Distinct Homologous and Variant-Specific Memory B-Cell and Antibody Response Over Time After Severe Acute Respiratory Syndrome Coronavirus 2 Messenger RNA Vaccination

Iana H. Haralambieva, Jonathon M. Monroe, Inna G. Ovsyannikova, Diane E. Grill, Gregory A. Poland, Richard B. Kennedy

Research output: Contribution to journalArticlepeer-review

Abstract

The durability of protective humoral immunity after severe acute respiratory syndrome coronavirus 2 (SARS-CoV-2) vaccination and infection is largely dependent on the generation and persistence of antigen-specific isotype-switched memory B cells (MBCs) and long-lived plasma cells that reside in the bone marrow and secrete high-affinity neutralizing antibodies. The reactivity of vaccine-induced MBCs to emerging clinically significant SARS-CoV-2 variants of concern (VoCs) is largely unknown. In a longitudinal cohort study (up to 6 months following coronavirus disease 2019 messenger RNA vaccination), we measured MBCs in concert with other functional antibody measures. We found statistically significant differences between the frequencies of MBCs responding to homologous and VoC (Beta, Gamma, and Delta) receptor-binding domains after vaccination that persisted over time. In concert with a waning antibody response, the reduced MBC response to VoCs could translate to a weaker subsequent recall immune response and increased susceptibility to the emerging SARS-CoV-2 variant strains after vaccination.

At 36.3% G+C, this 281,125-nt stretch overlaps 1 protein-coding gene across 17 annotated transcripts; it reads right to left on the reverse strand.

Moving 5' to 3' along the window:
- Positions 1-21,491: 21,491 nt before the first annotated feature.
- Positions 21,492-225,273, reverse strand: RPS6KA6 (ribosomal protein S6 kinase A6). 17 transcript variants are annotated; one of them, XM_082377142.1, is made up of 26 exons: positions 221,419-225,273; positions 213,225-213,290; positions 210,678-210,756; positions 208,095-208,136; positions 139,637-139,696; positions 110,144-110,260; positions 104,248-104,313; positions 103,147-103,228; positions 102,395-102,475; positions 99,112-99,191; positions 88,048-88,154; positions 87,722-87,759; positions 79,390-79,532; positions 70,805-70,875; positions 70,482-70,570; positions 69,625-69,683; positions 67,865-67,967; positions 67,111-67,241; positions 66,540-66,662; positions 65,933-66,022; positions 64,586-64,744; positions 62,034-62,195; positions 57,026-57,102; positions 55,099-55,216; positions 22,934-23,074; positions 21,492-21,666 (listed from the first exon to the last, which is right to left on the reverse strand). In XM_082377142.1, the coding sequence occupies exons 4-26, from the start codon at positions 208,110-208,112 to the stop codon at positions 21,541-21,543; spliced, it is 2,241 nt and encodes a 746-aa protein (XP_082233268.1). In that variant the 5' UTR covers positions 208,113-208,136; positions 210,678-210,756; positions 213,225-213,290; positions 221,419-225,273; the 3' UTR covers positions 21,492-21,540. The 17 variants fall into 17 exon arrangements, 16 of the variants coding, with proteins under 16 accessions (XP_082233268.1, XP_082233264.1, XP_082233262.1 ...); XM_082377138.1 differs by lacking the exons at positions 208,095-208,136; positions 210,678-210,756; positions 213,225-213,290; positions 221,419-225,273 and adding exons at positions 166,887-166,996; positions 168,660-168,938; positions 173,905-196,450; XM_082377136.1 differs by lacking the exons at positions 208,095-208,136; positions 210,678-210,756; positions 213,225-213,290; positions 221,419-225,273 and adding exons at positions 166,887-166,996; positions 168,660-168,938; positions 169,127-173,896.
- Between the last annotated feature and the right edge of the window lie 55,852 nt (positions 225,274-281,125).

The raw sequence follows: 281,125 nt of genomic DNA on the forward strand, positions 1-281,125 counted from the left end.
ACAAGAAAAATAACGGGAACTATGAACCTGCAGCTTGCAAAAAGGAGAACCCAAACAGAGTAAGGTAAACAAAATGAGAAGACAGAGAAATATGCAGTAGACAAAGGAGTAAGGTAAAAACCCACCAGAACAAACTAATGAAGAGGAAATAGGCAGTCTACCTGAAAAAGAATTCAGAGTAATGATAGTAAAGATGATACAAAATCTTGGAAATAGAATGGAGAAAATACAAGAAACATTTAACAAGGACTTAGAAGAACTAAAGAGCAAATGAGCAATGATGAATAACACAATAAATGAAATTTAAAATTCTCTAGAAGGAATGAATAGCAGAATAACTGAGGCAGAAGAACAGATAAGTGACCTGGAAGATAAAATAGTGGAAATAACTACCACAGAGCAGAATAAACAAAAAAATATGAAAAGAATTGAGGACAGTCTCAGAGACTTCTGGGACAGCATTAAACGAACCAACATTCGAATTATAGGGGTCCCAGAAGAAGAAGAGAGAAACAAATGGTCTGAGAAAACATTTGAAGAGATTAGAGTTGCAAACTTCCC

Original languageEnglish (US)
Pages (from-to)23-31
Number of pages9
JournalThe Journal of infectious diseases
Volume226
Issue number1
DOIs
StatePublished - Aug 12 2022

Keywords

  • B cells
  • COVID-19
  • SARS-CoV-2
  • antibodies
  • humoral immune responses
  • immunological memory
  • neutralizing
  • vaccine

ASJC Scopus subject areas

  • Immunology and Allergy
  • Infectious Diseases

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